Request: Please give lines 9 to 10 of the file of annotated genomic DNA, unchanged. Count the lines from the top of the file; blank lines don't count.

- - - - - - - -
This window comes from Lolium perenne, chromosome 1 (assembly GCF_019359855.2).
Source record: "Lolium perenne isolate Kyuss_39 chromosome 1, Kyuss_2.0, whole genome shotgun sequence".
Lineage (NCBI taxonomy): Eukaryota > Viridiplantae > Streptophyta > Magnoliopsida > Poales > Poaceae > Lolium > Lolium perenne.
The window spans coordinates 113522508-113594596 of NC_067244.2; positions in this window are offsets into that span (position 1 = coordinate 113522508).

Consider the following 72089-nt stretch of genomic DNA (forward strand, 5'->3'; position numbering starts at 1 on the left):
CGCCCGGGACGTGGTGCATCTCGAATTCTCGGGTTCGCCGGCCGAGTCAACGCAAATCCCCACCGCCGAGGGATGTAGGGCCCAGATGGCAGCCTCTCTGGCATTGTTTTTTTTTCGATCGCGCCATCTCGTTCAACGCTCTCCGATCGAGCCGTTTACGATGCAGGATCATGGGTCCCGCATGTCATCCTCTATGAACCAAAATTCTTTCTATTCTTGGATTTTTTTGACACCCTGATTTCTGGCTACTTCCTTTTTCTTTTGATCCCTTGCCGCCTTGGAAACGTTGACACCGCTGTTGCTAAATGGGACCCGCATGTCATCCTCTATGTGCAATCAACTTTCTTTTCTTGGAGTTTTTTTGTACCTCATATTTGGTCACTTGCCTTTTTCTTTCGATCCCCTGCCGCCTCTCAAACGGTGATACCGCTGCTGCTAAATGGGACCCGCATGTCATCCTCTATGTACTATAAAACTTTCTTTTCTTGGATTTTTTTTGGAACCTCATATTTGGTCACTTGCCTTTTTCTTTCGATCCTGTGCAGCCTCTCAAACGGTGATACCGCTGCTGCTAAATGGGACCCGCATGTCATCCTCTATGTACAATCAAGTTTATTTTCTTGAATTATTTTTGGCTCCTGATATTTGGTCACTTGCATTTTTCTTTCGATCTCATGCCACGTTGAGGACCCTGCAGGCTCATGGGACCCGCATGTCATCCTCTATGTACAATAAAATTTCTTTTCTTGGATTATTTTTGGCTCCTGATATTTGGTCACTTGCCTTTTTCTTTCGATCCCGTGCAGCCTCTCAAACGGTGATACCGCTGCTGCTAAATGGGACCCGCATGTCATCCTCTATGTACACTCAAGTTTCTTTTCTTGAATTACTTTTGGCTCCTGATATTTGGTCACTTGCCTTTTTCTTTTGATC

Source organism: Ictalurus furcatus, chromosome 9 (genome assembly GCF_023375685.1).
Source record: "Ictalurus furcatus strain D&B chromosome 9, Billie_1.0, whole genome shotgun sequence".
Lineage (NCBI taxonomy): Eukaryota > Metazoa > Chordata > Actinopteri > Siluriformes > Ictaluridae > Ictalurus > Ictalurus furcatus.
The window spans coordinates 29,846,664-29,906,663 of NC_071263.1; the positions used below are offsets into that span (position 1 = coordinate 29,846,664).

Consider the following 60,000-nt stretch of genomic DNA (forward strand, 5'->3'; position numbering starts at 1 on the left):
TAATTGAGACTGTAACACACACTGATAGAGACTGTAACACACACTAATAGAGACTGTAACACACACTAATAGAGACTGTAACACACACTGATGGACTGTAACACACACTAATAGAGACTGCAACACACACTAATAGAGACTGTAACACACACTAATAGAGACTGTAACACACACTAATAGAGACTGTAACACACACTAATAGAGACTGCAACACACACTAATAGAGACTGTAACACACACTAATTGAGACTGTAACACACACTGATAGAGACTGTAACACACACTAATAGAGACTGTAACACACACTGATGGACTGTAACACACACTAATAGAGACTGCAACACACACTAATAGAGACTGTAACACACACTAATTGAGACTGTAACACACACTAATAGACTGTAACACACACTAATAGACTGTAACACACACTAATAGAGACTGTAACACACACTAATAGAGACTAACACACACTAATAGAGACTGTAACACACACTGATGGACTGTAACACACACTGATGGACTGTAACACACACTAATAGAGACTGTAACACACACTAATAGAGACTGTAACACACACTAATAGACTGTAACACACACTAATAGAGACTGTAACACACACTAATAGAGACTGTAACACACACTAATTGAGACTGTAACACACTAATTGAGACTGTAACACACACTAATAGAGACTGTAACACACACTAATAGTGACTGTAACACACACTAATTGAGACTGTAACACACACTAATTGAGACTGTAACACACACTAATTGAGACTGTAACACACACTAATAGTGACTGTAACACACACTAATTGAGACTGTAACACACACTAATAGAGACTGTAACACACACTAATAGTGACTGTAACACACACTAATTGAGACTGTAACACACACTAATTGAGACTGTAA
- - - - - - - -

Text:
Lineage (NCBI taxonomy): Eukaryota > Metazoa > Chordata > Actinopteri > Siluriformes > Ictaluridae > Ictalurus > Ictalurus furcatus.
The window spans coordinates 29,846,664-29,906,663 of NC_071263.1; the positions used below are offsets into that span (position 1 = coordinate 29,846,664).